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Carausius

A Roman emperor, who assumed the purple 287 A.D. Of him Preston gives the following account, which may or may not be deemed apocryphal, according to the taste and inclination of the reader: "By assuming the character of a Freemason, he acquired the love and esteem of the most enlightened part of his subjects.

He possessed real merit, encouraged learning and learned men, and improved the country in the civil arts. In order to establish an empire in Britain, he brought into his dominions the best workmen and artificers from all parts ; all of whom, under his auspices, enjoyed peace and tranquillity. Among the first class of his favorites he enrolled the Freemasons: for their tenets he professed the highest veneration, and appointed Albanus, his steward, the principal superintendent of their assemblies. Under his patronage, Lodges and Conventions of the Fraternity were formed, and the rites of Freemasonry regularly practiced. To enable the Freemasons to hold a general council, to establish their own government and correct errors among themselves, he granted to them a charter, and commanded Albanus to preside over them in person as Grand Master" (see Illustrations, edition of 1812, page 142).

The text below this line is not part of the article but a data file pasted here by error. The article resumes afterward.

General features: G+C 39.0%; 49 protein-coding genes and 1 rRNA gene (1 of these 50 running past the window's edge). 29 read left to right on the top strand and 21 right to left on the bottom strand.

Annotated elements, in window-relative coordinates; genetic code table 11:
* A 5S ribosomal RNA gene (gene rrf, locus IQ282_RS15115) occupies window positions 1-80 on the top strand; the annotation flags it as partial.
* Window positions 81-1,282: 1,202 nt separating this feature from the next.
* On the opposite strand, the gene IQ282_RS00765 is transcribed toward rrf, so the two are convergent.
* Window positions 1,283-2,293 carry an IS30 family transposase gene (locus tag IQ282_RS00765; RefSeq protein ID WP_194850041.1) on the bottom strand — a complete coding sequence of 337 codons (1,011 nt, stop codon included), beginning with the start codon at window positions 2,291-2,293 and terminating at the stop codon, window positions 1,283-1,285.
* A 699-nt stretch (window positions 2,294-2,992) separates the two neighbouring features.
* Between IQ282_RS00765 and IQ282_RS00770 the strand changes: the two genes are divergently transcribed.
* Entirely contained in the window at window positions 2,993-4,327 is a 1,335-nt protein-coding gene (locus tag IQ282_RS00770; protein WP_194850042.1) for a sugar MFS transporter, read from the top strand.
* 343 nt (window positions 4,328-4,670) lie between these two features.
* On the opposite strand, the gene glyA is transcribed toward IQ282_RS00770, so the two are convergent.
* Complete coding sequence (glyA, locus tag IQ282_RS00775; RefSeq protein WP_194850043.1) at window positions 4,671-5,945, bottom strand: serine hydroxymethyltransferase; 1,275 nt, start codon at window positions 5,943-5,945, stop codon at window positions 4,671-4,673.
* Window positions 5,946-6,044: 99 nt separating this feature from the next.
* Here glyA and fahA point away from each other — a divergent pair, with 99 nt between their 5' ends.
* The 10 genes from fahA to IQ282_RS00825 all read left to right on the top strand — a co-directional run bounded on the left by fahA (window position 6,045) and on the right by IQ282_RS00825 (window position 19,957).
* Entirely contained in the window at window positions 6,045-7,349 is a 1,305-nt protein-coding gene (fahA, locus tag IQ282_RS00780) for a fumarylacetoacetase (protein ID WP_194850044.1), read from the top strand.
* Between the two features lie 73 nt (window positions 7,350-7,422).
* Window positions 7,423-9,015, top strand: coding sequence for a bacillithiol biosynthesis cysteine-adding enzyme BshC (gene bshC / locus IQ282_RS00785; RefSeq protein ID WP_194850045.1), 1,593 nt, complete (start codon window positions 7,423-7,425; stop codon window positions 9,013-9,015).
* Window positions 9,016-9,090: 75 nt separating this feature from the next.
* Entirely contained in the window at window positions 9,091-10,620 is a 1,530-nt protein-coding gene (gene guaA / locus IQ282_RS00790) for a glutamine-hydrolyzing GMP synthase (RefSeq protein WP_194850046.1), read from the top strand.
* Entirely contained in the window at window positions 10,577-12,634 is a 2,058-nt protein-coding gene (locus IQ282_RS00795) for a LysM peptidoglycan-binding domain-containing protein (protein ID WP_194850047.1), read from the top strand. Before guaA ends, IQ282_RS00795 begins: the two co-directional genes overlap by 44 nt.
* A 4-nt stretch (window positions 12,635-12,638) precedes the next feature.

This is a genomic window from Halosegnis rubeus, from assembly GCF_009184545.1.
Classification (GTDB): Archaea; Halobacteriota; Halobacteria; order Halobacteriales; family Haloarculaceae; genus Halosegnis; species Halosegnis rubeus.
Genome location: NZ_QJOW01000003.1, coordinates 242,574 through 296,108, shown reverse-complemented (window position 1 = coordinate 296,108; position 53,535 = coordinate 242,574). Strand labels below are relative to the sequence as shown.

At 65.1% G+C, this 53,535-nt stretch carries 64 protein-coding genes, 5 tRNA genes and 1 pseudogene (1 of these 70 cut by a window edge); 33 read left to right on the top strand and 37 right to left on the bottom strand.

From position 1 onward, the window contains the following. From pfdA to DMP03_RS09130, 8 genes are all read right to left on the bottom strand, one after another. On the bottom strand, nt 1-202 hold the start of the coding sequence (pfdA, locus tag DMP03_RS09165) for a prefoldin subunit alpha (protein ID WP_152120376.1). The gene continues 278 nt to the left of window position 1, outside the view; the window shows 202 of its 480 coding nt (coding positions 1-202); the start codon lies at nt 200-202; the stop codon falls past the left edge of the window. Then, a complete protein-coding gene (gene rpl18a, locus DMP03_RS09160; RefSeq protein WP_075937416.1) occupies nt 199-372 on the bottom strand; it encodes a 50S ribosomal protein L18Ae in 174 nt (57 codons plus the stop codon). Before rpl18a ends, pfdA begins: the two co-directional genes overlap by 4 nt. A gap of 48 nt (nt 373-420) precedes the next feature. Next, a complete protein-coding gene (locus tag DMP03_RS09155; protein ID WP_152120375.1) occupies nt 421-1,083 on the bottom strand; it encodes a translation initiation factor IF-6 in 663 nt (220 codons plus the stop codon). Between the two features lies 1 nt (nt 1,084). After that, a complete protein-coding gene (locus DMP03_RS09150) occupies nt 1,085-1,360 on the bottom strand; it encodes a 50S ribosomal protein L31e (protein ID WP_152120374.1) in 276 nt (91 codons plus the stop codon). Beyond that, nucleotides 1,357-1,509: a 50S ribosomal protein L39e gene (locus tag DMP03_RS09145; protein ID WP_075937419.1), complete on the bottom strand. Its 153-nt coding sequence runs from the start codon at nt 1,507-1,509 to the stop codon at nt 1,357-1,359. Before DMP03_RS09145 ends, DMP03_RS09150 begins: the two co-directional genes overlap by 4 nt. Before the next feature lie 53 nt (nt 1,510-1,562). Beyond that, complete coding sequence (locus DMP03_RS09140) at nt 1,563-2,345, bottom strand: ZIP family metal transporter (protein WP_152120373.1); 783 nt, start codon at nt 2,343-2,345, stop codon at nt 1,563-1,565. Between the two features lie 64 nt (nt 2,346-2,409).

Anderson also gives the legend of Carausius in the second edition of his Constitutions, and adds that "this is asserted by all the old copies of the Constitutions, and the old English Masons firmly believed it" (Constitutions, 1738, page 57). But the fact is that Anderson himself does not mention the tradition in his first edition, published in 1723 nor is any reference to Carausius to be found in any of the old manuscripts now extant. The legend is, it is true, inserted in Krause's Manuscript ; but this document is of Very little authority, having been, most probably, a production of the early part of the eighteenth century, and of a contemporary of Anderson, written perhaps between 1723 and 1738, which would account for the omission of it in the first edition of the Book of Constitutions, and its insertion in the second.

The reader may hence determine for himself what authenticity is to be given to the Carausian legend.

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